soldiers, under the Duke of Argyle, met at a place called
Sheriffmuir, near Dunblane. Lord Mar called a council of war
and asked his captains, "Shall we fight or shall we go
And all the captains called out, "Fight! fight!"
Lord Mar agreed, and they all went to their places. No
sooner did the Highlanders know they were to fight than a
great cheer went through the army, every man tossing his cap
in the air. Every Scotchman there was glad at the
opportunity of fighting his old enemies the English.
With broadswords drawn, colours flying, and bagpipes
playing, they rushed to battle. But brave and fierce though
the Highlanders were, they lacked a clever leader. So it
happened that one half of Mar's soliders beat one half of
Argyle's, but the other half of Argyle's beat the other half
of Mar's, so each side claimed the victory.
"There's some say that we wan,
Some say that they wan,
Some say that nane wan at a', man;
But one thing I'm sure,
That at Sheriffmuir
A battle there was, which I saw, man;
And we ran, and they ran, and they ran, and we ran,
And we ran and they ran awa', man."
"If we have not gained a
victory," said one Jacobite
 general, "we ought to fight Argyle once a week until we make
it one." But Mar did nothing, and James, who had promised to
come from France, did
not arrive. So, disappointed and discontented, many of the
chieftains and their followers went home again.
But at last James landed. He was greeted with great joy, and
rode into Dundee with three hundred gentlemen behind him.
"Now," thought the Jacobites, "we have a King. Now we will
be led to battle and victory."
But they were again disappointed. James was no soldier. He
was pale, grave, and quiet; he never smiled and he hardly
ever spoke. The men soon began to despise him, and to ask if
he could fight or even speak.
Day after day passed and nothing happened.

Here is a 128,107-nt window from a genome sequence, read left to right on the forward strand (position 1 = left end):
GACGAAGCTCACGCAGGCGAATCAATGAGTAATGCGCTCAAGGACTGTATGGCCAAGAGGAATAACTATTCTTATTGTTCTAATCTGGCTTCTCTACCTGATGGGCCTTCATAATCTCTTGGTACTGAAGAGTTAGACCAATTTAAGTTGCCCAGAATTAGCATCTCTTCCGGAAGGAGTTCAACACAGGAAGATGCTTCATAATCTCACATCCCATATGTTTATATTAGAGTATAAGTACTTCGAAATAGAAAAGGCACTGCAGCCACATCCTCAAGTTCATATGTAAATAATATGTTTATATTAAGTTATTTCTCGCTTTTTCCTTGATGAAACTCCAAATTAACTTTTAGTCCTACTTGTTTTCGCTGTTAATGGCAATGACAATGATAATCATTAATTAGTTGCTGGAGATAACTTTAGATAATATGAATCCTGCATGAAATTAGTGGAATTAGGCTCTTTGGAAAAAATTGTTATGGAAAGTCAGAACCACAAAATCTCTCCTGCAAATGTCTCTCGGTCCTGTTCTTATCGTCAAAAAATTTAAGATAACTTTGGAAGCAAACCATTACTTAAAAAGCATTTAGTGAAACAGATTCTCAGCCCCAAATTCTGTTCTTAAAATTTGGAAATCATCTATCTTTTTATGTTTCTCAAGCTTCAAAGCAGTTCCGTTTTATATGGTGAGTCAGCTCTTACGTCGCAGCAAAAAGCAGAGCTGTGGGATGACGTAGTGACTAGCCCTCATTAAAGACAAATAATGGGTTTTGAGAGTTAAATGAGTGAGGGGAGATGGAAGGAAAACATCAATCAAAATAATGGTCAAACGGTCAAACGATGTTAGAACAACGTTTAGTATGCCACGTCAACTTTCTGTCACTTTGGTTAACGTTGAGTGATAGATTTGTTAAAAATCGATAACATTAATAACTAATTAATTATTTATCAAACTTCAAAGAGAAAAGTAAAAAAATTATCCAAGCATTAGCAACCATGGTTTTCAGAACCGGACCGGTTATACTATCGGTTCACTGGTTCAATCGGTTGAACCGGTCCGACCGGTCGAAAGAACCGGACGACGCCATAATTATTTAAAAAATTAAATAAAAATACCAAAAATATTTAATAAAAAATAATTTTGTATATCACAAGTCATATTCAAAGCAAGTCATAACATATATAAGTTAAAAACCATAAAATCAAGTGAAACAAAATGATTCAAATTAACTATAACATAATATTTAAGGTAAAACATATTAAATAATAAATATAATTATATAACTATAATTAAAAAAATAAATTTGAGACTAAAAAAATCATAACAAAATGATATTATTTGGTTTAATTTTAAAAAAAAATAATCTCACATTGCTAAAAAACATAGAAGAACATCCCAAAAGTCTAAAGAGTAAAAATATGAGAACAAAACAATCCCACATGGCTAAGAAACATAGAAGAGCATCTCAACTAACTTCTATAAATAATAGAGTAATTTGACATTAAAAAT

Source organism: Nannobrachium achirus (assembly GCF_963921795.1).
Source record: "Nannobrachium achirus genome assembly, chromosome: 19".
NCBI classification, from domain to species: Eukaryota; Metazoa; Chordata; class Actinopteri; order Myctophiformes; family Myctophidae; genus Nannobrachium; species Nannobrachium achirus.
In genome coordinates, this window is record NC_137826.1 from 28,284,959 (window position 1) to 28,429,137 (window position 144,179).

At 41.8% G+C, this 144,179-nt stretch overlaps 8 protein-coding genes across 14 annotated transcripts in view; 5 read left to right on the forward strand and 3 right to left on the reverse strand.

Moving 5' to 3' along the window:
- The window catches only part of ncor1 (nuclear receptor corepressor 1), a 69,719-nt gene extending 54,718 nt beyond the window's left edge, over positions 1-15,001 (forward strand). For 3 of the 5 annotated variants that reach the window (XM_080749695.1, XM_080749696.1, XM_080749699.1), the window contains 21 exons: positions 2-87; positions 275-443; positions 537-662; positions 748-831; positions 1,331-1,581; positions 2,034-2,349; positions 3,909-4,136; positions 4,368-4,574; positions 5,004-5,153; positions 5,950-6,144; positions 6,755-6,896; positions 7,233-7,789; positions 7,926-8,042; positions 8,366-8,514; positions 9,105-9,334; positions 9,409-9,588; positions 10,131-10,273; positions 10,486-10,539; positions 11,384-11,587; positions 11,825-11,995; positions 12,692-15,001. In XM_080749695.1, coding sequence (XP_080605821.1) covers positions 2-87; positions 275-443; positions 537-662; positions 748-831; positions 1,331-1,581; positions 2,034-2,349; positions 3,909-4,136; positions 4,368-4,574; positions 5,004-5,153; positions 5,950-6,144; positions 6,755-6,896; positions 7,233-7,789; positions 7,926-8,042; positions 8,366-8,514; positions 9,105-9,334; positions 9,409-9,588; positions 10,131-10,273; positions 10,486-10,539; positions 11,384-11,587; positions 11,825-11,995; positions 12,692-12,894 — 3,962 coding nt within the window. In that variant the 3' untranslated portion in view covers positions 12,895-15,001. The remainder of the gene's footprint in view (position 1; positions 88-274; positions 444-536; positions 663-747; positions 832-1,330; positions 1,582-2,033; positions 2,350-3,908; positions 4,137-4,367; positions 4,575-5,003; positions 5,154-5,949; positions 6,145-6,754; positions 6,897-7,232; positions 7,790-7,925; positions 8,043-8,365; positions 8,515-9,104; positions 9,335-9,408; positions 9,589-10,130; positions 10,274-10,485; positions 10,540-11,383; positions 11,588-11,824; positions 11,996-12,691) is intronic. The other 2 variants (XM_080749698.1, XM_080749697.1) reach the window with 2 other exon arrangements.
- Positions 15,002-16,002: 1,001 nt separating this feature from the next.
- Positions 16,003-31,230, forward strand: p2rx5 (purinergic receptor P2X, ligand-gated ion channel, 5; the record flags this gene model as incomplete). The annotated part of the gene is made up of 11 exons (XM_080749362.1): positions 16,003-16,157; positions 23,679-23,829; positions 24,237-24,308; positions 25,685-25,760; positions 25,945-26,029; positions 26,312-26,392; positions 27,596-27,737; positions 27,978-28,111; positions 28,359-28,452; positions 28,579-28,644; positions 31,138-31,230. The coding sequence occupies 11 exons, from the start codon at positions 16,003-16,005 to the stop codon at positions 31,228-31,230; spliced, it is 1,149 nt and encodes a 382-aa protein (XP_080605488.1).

"What did you
call us to arms for?" asked the angry Highlanders, "was it
to run away?"
"What did the King come for? Was it to see his people
butchered by hangman, and not strike one blow for their
"Let us die like men, and not like dogs."
"If our King is willing to die like a King, there are ten
thousand gentlemen who are not afraid to die with him."
But it was of no use. Nothing was done. The Pretender,
taking the Earl of Mar with him, slunk back to France, a
beaten man for want of courage to strike a blow. And, sad
and angry, the Jacobite army melted away. Some of the
leaders escaped to foreign lands, others were taken prisoner
to the Tower and afterwards beheaded. Among those was Lord
This rebellion is known as "The Fifteen" because it took
place in 1715 A.D.
"O far frae my hame full soon will I be,
It's far, far frae hame, in a strange countrie,
Where I'll tarry a while, return, and with you be,
And bring many jolly boys to our ain countrie.
"I wish you all success till I again you see,
May the lusty Highland lads fight on and never flee.
When the King sets foot aground, and returns from the sea,
Then you'll welcome him hame to his ain countrie.
"God bless our royal King, from danger keep him free,
When he conquers all the foes that oppose his Majesty,
God bless the Duke of Mar and all his calvalry,
Who first began the war for our King and our countrie.
"Let the traitor King make haste and out of England flee,
With all his spurious race come far beyond the sea;
Then we will crown our royal King with mirth and jollity,
And end our days is peace in our ain countrie."
Hundreds of additional titles available for
online reading when you join Gateway to the Classics